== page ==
It took jurors less than two hours of deliberations to find him guilty Thursday, and it didn't take the jury long to decide his punishment.
The death penalty was not an option, so they had to decide between life or life without the possibility of parole. Laird was just 17 when he beat his mother to death, so the defense wanted a life sentence.
The state hoped the harshest punishment.
"The jury has decided to give him mercy, mercy that he did not give to his mother," said Assistant District Attorney Julie Doss. "But we respect that decision.
"He beat her, if you remember, with the barrel end of a shotgun at least 20 times."
As the murder weapon was carried out of the courthouse, and the murderer taken back to jail; the case is closed.
But that doesn't necessarily mean closure for the family: the elderly parents or the sister and brother-in-law of Linda Laird.
"They not only lost Linda, their daughter and their sister, but they also lost Hank, who was a family member too - so they're overall very sad," Doss said.
A psychiatrist testified Hank Laird started spiraling out of control when he was 10 years old, just after his father died of a heart attack. Laird told the doctor he blamed his mother for the death, that he thought his mother poisoned his dad.
4/16/2015 Related Story: Teen Found Guilty Of Beating Mother To Death With Shotgun
The doctor said that's when Laird's aggression towards his mother began, and was also when his substance abuse began. The psychiatrist said Laird turned to drugs and alcohol so he didn't have to face his grief.
"It contributed," said Defense Attorney Greg Graves. "It put him in a situation that none of us would want to be in."
The doctor said Laird's drug usage was so severe, it kept his brain from developing like a normal kid. Laird went to multiple treatment facilities but relapsed each time he got home.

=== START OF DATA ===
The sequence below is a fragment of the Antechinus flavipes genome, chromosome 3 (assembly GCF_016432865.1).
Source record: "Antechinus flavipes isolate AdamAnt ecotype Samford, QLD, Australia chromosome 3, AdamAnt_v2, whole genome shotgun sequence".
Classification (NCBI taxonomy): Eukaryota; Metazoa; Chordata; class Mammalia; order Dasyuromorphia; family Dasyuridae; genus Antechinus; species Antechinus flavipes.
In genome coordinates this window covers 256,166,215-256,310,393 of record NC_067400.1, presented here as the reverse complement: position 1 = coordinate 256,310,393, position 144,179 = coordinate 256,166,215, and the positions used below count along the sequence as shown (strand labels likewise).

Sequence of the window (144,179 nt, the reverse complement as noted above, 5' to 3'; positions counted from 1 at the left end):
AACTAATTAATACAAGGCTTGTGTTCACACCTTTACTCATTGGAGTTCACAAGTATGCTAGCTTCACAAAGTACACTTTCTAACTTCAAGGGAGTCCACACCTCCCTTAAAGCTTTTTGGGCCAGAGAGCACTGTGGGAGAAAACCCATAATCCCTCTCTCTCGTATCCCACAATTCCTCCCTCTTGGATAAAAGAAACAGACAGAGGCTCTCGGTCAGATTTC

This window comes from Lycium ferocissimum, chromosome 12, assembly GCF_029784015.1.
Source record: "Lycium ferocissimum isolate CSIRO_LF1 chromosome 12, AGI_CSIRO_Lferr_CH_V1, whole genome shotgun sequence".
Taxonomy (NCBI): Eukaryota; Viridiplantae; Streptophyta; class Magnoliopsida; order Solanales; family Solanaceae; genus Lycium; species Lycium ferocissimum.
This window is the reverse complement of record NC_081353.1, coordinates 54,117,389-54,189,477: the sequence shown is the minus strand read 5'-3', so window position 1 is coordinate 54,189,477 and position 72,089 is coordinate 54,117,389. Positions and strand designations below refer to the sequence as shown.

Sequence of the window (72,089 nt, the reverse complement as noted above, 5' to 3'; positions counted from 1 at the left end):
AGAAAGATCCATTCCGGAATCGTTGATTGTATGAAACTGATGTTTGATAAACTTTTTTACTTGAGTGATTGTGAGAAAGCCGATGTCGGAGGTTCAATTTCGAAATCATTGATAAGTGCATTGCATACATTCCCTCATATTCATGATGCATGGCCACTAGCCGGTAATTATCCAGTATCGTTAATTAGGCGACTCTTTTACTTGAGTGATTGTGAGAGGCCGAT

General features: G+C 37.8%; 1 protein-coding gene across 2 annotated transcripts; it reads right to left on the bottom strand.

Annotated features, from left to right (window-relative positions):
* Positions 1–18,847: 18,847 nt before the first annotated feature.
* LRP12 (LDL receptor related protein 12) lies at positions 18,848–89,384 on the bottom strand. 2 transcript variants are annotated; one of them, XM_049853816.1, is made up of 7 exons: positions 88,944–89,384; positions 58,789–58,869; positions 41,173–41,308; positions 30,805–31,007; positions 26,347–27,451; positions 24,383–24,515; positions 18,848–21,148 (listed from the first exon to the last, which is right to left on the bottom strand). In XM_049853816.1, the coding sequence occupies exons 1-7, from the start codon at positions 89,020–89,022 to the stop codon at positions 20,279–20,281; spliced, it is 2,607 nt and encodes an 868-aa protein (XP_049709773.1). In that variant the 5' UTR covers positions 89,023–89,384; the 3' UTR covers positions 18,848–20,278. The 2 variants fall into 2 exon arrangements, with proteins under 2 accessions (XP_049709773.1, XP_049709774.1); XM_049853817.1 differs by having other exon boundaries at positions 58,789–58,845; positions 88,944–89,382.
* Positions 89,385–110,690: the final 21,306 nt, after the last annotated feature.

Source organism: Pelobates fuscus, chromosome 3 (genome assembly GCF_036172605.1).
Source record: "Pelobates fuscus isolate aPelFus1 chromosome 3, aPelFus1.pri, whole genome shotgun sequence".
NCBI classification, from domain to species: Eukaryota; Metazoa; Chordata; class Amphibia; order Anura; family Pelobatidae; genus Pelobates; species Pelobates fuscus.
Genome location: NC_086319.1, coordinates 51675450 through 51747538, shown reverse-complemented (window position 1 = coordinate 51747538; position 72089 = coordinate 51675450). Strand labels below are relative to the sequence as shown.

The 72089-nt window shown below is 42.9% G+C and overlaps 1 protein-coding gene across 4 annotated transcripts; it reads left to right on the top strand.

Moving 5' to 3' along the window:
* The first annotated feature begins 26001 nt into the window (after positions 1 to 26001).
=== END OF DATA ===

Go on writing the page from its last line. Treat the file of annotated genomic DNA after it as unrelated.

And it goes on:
The doctor said Laird had a learning disability and had only completed eighth grade.
The state said Linda didn't discipline her son because she was terrified he'd kill her in a drunken rage. Records show Linda once said she was OK with him tearing up the house because that means he wasn't beating up on her.
He was drunk the night he killed his mother. a crime he told me he didn't commit.
Reporter Tess Maune: "Are you sorry for beating your mother to death?"
Hank Laird: "I didn't do it."
Reporter Tess Maune: "Who did it?"
Hank Laird: "I believe Josiah Sklar did it."
Josiah Sklar was in the house night Linda was murdered. He testified against Laird and has been charged with accessory after the fact.
The state said Laird never implicated Sklar was involved, even when had the chance during his police interrogation.
That interview was played in court and Laird told detectives he remembered beating his mother, but didn't mean to kill her.
"Here's someone that, even after being convicted, after sitting and listening to his own statement where he implicated himself very strongly, he's still wanting to say he didn't do it," said Assistant District Attorney Julie Doss.
"That's a danger."
Prosecutor Alisa Hopkins said Laird had been running from what he did for two years, but that running stopped with the murder conviction and life sentence."Linda Laird caught up with him today," Hopkins said.
Laird will be eligible for parole in 38 years. He'll be 57 years old, one year older than his mom was when he killed her.
"Certainly at this point, our hope is that he will get some type of rehabilitation so that when he is released back, if that ever happens, he won't pose a threat," said Julie Doss, assistant DA.